There is a consensus that the existing banks including the afore mentioned big players are already struggling to survive. Analysts therefore, reckon that whereas new entrants into the banking sector business can survive with good focus, adequate managerial skills and professionalism, there are still deep challenges ahead. However, they agree that new banks cannot wish away existing industry challenges which have stifled many to death.

Weak capital base have more often than not been a major challenge for Nigerian Banks. Broad street analysts have blamed low capital base to weak economy and lack of productive activity in an economy that is obviously dependent on one commodity ‘crude oil’. How the new bank’s which though are not looking for N25billion as capital base and want to play small will be able to raise adequate capital is still a concern.  The banks may want to concentrate and pursue niche market, but diversification may constrain their ambition and competitive edge.

More problematic is that the issues of non-performing loans in the banking industry have hardly been resolved. At the average of 15 per cent, that is 10 per cent above the regulatory benchmark, industry players are anxious that their underbelly may remain delicate and soft.

Some of the banks that posted weak results in the last financial year ended 2016 are still blaming their poor performance on huge provisions for toxic assets. Former, Minister of Finance, Chief Anthony Ani told Business Hallmark that those loans were incurred by the promoters of the banks and may never be recovered.

The new banks, market observers advise must make good corporate governance their watchword if they must sustain their brands and survive in business.

The banking industry, many observers say have not been very keen in applying utmost ethics and professionalism in Nigeria. Over the years the banks have been penalised financial malpractices which suggest lack of integrity and respect for the practitioners.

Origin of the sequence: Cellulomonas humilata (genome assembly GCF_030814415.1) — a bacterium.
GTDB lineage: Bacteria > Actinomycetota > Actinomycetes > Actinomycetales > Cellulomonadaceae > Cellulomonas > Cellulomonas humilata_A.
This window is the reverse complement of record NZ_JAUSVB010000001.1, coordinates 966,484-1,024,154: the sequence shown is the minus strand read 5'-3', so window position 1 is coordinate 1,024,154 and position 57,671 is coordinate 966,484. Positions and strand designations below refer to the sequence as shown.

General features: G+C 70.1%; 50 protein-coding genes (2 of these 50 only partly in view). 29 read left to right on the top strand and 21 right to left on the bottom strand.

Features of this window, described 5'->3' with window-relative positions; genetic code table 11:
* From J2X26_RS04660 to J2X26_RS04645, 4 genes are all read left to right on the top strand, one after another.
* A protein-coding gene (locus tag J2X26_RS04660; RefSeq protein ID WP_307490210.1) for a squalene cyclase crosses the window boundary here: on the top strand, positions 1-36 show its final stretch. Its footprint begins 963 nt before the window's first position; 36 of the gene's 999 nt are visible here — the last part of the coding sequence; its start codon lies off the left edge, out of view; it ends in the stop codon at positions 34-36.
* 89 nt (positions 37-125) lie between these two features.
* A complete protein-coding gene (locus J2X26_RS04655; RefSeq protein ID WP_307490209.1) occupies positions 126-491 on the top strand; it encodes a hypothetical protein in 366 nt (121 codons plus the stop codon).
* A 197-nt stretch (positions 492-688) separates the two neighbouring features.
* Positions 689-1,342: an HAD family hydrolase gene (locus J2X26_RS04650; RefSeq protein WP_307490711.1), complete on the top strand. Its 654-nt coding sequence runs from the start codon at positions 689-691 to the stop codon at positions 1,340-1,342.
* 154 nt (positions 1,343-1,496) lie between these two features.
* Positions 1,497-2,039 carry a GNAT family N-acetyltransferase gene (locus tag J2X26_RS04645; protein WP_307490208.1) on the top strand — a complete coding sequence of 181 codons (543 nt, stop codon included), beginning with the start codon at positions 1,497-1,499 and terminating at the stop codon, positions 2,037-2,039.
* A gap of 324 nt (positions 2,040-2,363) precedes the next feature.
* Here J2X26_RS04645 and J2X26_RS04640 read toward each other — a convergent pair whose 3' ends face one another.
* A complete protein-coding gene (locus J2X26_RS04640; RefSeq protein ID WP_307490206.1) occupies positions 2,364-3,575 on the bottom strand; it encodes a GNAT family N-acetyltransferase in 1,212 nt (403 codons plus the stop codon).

With the bench mark rate (MPR) at 14 per cent and lending rate at 25-30 per cent, it becomes more difficult for the borrower to repay loans. Businessmen have wondered the kind of business that can offer returns high enough to enable a borrower at such high lending rate to redeem his loan. Despite other reasons, industry commentators believe that the loan crisis between Innoson Motors and G T Bank which degenerated and caught the attention of market stakeholders may have been caused by high lending rate.

Nevertheless, bankers still reckon that there are huge gaps which can be filled by the highly innovative, dynamic and digital banking approach in Nigeria and Africa. ‘’There could be a fresh perspective to banking’’, some said.

‘’We believe that banking has sort of stagnated in Nigeria for some time; therefore we want to introduce something new. We are driven by innovation and innovative services. So, we want to create very fresh and cost effective products and solutions for our customers’’ , said Chairman of Nova Merchant Bank, Mr. Phillips Oduoza.

‘’ The first reason is that customers are to a large extent  dissatisfied and, secondly, there is no access to finance to most of the people who need it. The only institutions that will succeed at the end of the day, particularly between now and five years and thereafter are those that will constantly innovate using technology to drive financial services’’, Mohammed Jibrin is the former MD/CEO of Sun Trust Bank said.

Commenting on the survival of New banks, Dr. Afolabi Olowokere of Financial Derivatives Company Ltd, said chances are more that the banks will survive if the lending rate remained higher than deposit rate. He argued that forex , fixed income and treasury bill transactions was capable of making the banks profitable. Olowokere explained however, that surviving as bank in a weak economy was a difficult venture.

According to him, the banks can do niche banking services, keep low operational costs, embrace technology and pursue innovations.